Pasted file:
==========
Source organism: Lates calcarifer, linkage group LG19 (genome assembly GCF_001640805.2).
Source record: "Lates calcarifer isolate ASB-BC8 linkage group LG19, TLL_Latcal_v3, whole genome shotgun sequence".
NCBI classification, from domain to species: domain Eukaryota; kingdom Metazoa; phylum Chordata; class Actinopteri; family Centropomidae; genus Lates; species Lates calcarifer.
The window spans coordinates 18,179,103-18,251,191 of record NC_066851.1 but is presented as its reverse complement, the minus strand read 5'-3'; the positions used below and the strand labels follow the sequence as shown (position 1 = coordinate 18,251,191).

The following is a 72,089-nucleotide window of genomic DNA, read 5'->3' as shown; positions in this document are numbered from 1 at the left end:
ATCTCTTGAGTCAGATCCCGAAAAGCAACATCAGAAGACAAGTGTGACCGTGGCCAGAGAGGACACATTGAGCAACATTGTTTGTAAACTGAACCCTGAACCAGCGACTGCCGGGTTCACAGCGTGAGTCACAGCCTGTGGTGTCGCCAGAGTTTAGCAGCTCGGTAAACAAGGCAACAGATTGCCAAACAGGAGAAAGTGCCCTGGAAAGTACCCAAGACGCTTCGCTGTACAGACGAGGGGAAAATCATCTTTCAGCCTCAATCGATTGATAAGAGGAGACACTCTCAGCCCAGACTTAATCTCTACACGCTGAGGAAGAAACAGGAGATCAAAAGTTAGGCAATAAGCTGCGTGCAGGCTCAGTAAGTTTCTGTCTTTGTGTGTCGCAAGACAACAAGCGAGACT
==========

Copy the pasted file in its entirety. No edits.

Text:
Source organism: Lates calcarifer, linkage group LG19 (genome assembly GCF_001640805.2).
Source record: "Lates calcarifer isolate ASB-BC8 linkage group LG19, TLL_Latcal_v3, whole genome shotgun sequence".
NCBI classification, from domain to species: domain Eukaryota; kingdom Metazoa; phylum Chordata; class Actinopteri; family Centropomidae; genus Lates; species Lates calcarifer.
The window spans coordinates 18,179,103-18,251,191 of record NC_066851.1 but is presented as its reverse complement, the minus strand read 5'-3'; the positions used below and the strand labels follow the sequence as shown (position 1 = coordinate 18,251,191).

The following is a 72,089-nucleotide window of genomic DNA, read 5'->3' as shown; positions in this document are numbered from 1 at the left end:
ATCTCTTGAGTCAGATCCCGAAAAGCAACATCAGAAGACAAGTGTGACCGTGGCCAGAGAGGACACATTGAGCAACATTGTTTGTAAACTGAACCCTGAACCAGCGACTGCCGGGTTCACAGCGTGAGTCACAGCCTGTGGTGTCGCCAGAGTTTAGCAGCTCGGTAAACAAGGCAACAGATTGCCAAACAGGAGAAAGTGCCCTGGAAAGTACCCAAGACGCTTCGCTGTACAGACGAGGGGAAAATCATCTTTCAGCCTCAATCGATTGATAAGAGGAGACACTCTCAGCCCAGACTTAATCTCTACACGCTGAGGAAGAAACAGGAGATCAAAAGTTAGGCAATAAGCTGCGTGCAGGCTCAGTAAGTTTCTGTCTTTGTGTGTCGCAAGACAACAAGCGAGACT